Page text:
Contributing to transparency

The thousands of documents that have been leaked, both by Wikileaks and al-Jazeera, have made a great impact on the Middle East. Some of this impact is immediate and the rest will be felt for some time to come. The reason why these leaks were very dramatic in the Middle East and the Arab world in particular is, of course, the absence of transparency in the landscape of the political elite and governments.

In most cases, the Wikileaks documents confirmed positions and official behavior of which the public was already suspicious and which the opposition had warned against. Therefore, the release of these documents had the effect of further discrediting regional governments in the eye of their respective publics.

There was a difference, however, in the public’s perception of the Wikileaks and al-Jazeera documents, respectively. While Wikileaks simply presents its documents as they are, leaving to the public (among them journalists, leaders, academics and politicians) to draw different and sometimes contradictory conclusions and feeding a healthy public debate, al-Jazeera went further than that. The Qatar-owned satellite station took great pains to present these leaks through a clear political lens–to the extent that this affected the leaks’ credibility, particularly among Palestinians.

Al-Jazeera, which already pursues an Islamic political and ideological agenda, not only posted these documents on a website, but produced four major television programs "presenting" the documents. Al-Jazeera maliciously took things out of context with the objective of exaggerating the negative light they cast on the Palestinian Authority.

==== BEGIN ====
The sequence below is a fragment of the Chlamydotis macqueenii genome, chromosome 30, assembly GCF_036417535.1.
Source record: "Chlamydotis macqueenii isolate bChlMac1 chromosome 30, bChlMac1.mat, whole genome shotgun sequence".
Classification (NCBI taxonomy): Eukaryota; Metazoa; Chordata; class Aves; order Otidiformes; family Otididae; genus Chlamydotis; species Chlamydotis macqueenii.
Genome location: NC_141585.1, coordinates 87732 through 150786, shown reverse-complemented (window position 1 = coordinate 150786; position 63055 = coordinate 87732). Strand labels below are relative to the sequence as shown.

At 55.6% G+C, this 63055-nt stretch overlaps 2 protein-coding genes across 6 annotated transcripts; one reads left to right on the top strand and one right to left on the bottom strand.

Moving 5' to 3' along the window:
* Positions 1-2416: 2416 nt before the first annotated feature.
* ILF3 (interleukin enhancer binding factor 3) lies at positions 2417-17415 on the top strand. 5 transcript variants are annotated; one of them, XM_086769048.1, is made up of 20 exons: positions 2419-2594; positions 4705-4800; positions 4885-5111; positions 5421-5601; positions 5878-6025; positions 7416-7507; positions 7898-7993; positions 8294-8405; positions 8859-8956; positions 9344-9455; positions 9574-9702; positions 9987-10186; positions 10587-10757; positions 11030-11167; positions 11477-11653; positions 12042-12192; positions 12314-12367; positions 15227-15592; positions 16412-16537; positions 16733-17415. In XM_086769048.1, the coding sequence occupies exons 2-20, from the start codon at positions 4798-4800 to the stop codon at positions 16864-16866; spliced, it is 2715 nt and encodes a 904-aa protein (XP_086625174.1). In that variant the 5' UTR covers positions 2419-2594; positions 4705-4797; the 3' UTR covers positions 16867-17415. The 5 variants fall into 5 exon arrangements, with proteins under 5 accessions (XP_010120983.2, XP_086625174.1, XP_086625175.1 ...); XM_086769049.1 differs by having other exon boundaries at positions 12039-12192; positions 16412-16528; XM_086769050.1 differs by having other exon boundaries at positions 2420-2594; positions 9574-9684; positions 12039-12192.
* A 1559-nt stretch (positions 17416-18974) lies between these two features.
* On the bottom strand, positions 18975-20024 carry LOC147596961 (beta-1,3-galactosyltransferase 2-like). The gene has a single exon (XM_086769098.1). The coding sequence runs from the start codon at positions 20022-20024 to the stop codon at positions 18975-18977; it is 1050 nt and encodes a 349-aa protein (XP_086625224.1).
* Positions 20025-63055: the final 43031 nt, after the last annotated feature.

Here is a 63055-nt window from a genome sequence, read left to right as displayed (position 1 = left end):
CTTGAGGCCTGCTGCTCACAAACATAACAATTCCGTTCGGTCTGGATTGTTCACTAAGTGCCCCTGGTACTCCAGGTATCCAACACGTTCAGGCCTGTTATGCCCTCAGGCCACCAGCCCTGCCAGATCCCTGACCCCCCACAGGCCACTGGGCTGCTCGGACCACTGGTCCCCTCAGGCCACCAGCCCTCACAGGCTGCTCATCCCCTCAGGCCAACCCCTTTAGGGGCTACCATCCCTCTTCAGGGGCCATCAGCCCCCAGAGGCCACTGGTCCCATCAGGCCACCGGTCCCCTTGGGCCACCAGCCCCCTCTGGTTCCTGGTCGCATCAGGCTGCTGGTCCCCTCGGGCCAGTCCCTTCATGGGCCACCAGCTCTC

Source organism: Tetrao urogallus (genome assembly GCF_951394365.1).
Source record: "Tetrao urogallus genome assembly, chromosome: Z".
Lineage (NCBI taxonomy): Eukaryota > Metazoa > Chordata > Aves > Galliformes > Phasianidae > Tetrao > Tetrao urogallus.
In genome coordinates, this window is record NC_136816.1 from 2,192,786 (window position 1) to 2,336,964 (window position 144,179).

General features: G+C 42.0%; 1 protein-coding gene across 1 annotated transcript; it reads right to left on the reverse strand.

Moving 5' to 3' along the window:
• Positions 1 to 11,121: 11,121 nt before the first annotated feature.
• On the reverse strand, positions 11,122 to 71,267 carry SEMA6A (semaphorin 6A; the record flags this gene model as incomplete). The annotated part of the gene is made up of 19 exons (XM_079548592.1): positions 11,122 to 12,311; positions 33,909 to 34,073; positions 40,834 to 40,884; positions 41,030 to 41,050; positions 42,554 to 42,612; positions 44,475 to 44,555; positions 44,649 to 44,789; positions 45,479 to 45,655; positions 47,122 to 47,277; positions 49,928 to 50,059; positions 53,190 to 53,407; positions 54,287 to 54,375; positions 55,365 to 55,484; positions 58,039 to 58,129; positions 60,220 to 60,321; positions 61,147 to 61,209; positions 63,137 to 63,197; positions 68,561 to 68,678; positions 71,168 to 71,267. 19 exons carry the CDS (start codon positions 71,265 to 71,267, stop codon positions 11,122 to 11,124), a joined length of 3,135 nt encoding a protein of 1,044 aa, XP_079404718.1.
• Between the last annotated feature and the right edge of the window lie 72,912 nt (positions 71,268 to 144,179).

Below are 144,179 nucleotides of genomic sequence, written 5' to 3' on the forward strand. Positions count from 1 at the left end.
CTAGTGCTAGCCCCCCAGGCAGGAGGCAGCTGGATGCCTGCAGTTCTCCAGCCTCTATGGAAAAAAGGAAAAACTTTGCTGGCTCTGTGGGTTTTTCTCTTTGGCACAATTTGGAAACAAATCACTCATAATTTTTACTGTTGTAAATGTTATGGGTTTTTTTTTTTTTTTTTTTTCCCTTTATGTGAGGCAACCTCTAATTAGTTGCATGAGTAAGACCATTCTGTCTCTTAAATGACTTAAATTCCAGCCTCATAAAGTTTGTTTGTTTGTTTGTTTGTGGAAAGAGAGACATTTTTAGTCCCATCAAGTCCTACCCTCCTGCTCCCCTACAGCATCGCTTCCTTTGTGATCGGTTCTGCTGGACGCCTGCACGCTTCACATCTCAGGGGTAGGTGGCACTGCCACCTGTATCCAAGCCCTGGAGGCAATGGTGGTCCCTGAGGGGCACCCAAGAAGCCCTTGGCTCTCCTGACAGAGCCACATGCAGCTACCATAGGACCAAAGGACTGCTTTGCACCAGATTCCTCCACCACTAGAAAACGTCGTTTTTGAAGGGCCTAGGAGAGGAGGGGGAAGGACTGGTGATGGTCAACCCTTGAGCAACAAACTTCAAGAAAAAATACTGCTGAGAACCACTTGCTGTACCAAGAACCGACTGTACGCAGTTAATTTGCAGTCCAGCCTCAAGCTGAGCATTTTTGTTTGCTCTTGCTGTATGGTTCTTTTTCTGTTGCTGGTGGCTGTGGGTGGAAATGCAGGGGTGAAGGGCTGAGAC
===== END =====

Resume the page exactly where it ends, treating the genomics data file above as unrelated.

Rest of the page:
For Palestinians, the effect was two-fold. First, some Palestinians expressed the view that there was a need to review the performance of the negotiators and open the door to correction and self-criticism. This impulse was clear in many writings after the leaks, including an early statement issued by the secretary general of the Palestine Liberation Organization.

The other outcome was a backlash against al-Jazeera itself, as Palestinians expressed suspicion about the intentions of the satellite channel. Some specialists say that this has led to a decline in the channel’s viewership in the occupied Palestinian territories.

But there has been another angle to these leaks, especially the Wikileaks documents. Here, the leaked cables unveiled the at times unsavory role of American diplomats in general and in the region. First, the documents showed that American diplomats sometimes acted in a non-diplomatic manner, to put it mildly, periodically misrepresenting the positions and views that they heard from other officials. Most damaging, however, has been widespread shaken confidence in American diplomats’ ability to keep what is supposed to be confidential from being disclosed.

All in all, however (and in spite of the negative effects and damage here and there), one can conclude that these leaks had a positive effect, contributing to more careful and responsible diplomacy, in addition to greater transparency in politics and international relations.